verb[with object] (acquaint someone with)
- To acquaint me with the ground reality, he asked me to stay at the village and supervise the irrigation of peaches during April-May, which I did.
- A US official at the UN began acquainting him with the ‘political realities’ before he left New York.
- Local security sources could have acquainted him with these facts if he had asked before making his assertions last Thursday.
- He was acquainted with Mr Boyle and had met him on a number of occasions.
- Hankey can be found too in various biographies of Swinburne, with whom, naturally, he was acquainted.
- I have been personally acquainted with several members of the original Trapp Family Singers.
Middle English: from Old French acointier 'make known', from late Latin accognitare, from Latin accognoscere, from ad- 'to' + cognoscere 'come to know'.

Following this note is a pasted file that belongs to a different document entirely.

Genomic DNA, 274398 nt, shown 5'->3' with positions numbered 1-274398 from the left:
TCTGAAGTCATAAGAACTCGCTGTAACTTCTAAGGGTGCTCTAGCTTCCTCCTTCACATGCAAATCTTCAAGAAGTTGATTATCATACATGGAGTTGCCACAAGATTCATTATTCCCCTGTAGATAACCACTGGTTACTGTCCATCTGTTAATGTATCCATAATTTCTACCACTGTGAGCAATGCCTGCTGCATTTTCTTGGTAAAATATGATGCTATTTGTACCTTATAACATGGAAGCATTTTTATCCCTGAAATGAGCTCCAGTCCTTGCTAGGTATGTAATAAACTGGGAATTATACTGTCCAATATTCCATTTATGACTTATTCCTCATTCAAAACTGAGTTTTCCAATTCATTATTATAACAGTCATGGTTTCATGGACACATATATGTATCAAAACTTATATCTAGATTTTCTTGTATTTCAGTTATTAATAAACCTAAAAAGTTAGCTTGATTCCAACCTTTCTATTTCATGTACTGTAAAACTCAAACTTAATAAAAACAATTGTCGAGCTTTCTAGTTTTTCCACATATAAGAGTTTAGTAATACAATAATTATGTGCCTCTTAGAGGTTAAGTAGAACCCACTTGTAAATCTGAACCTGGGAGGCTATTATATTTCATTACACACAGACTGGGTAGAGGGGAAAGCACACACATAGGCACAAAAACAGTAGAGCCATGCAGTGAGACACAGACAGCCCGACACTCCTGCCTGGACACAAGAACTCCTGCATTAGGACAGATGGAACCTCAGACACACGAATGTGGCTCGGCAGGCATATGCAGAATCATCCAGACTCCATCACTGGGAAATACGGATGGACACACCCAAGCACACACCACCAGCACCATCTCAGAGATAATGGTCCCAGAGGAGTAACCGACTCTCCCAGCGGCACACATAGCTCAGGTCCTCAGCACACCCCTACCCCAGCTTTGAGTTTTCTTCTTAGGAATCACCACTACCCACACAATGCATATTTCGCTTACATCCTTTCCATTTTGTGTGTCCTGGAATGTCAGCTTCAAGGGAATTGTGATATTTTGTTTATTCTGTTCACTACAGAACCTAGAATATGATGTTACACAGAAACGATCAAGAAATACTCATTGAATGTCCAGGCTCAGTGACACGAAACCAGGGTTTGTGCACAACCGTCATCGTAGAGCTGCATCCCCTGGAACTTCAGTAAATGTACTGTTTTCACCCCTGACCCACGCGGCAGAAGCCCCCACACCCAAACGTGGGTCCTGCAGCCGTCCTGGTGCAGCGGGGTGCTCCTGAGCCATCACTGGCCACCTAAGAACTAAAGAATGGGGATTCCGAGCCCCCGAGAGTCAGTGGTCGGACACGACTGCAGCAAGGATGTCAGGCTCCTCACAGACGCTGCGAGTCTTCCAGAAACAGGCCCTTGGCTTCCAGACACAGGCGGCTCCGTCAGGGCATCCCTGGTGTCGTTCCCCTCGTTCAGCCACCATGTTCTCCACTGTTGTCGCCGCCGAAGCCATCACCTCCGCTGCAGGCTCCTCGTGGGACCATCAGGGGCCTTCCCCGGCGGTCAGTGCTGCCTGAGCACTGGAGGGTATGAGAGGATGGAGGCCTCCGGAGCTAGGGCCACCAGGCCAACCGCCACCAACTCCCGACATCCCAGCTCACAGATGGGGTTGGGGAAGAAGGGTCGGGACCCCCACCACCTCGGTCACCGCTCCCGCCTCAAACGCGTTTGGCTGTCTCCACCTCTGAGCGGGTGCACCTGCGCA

quaint from Middle English:
In the Middle Ages quaint meant ‘wise, clever’, and ‘ingenious, cunningly designed, or skilfully made’. Another early sense was ‘beautiful or elegant’. Over time these meanings led to the more general notion of ‘out of the ordinary’. The current use, describing something interestingly unusual or old-fashioned, is found from the late 18th century—before this, the word had become quite rare. It comes from Old French cointe, from Latin cognoscere ‘to know’, which is the root of words such as acquaint (Middle English), literally ‘to make known to’; cognoscenti (late 18th century) from Italian for ‘those who know’; incognito; and recognize.
Words that rhyme with acquaintain't, attaint, complaint, constraint, distraint, faint, feint, paint, plaint, quaint, restraint, saint, taint
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